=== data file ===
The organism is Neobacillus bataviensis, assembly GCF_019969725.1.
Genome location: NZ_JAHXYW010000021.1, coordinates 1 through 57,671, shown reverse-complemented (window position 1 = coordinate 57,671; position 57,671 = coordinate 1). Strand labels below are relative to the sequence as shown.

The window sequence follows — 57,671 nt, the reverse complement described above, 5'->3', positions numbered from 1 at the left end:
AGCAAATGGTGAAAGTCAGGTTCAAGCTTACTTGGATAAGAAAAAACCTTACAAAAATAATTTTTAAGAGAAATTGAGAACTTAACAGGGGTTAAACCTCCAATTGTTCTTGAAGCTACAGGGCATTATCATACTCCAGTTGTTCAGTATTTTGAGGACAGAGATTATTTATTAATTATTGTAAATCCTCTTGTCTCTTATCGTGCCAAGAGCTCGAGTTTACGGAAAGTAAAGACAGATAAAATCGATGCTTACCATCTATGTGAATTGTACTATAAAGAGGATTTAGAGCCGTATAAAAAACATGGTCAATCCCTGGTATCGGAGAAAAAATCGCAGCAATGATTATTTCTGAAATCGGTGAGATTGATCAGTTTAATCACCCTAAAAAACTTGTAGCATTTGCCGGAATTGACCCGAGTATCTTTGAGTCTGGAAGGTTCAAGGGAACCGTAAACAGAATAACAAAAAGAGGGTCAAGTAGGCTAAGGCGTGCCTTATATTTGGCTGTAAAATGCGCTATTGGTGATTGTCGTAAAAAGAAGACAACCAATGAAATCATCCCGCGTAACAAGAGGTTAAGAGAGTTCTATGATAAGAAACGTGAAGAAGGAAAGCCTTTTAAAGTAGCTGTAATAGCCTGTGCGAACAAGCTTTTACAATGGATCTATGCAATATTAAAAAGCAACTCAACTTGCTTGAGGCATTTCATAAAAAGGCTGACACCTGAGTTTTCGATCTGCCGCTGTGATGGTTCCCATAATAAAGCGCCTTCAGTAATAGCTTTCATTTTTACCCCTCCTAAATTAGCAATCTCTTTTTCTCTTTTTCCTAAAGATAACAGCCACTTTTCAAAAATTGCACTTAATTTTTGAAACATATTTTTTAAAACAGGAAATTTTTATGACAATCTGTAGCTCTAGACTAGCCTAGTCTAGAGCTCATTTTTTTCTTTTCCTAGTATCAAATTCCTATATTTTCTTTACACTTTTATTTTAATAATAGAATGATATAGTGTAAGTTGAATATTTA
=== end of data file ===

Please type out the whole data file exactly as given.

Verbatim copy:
The organism is Neobacillus bataviensis, assembly GCF_019969725.1.
Genome location: NZ_JAHXYW010000021.1, coordinates 1 through 57,671, shown reverse-complemented (window position 1 = coordinate 57,671; position 57,671 = coordinate 1). Strand labels below are relative to the sequence as shown.

The window sequence follows — 57,671 nt, the reverse complement described above, 5'->3', positions numbered from 1 at the left end:
AGCAAATGGTGAAAGTCAGGTTCAAGCTTACTTGGATAAGAAAAAACCTTACAAAAATAATTTTTAAGAGAAATTGAGAACTTAACAGGGGTTAAACCTCCAATTGTTCTTGAAGCTACAGGGCATTATCATACTCCAGTTGTTCAGTATTTTGAGGACAGAGATTATTTATTAATTATTGTAAATCCTCTTGTCTCTTATCGTGCCAAGAGCTCGAGTTTACGGAAAGTAAAGACAGATAAAATCGATGCTTACCATCTATGTGAATTGTACTATAAAGAGGATTTAGAGCCGTATAAAAAACATGGTCAATCCCTGGTATCGGAGAAAAAATCGCAGCAATGATTATTTCTGAAATCGGTGAGATTGATCAGTTTAATCACCCTAAAAAACTTGTAGCATTTGCCGGAATTGACCCGAGTATCTTTGAGTCTGGAAGGTTCAAGGGAACCGTAAACAGAATAACAAAAAGAGGGTCAAGTAGGCTAAGGCGTGCCTTATATTTGGCTGTAAAATGCGCTATTGGTGATTGTCGTAAAAAGAAGACAACCAATGAAATCATCCCGCGTAACAAGAGGTTAAGAGAGTTCTATGATAAGAAACGTGAAGAAGGAAAGCCTTTTAAAGTAGCTGTAATAGCCTGTGCGAACAAGCTTTTACAATGGATCTATGCAATATTAAAAAGCAACTCAACTTGCTTGAGGCATTTCATAAAAAGGCTGACACCTGAGTTTTCGATCTGCCGCTGTGATGGTTCCCATAATAAAGCGCCTTCAGTAATAGCTTTCATTTTTACCCCTCCTAAATTAGCAATCTCTTTTTCTCTTTTTCCTAAAGATAACAGCCACTTTTCAAAAATTGCACTTAATTTTTGAAACATATTTTTTAAAACAGGAAATTTTTATGACAATCTGTAGCTCTAGACTAGCCTAGTCTAGAGCTCATTTTTTTCTTTTCCTAGTATCAAATTCCTATATTTTCTTTACACTTTTATTTTAATAATAGAATGATATAGTGTAAGTTGAATATTTA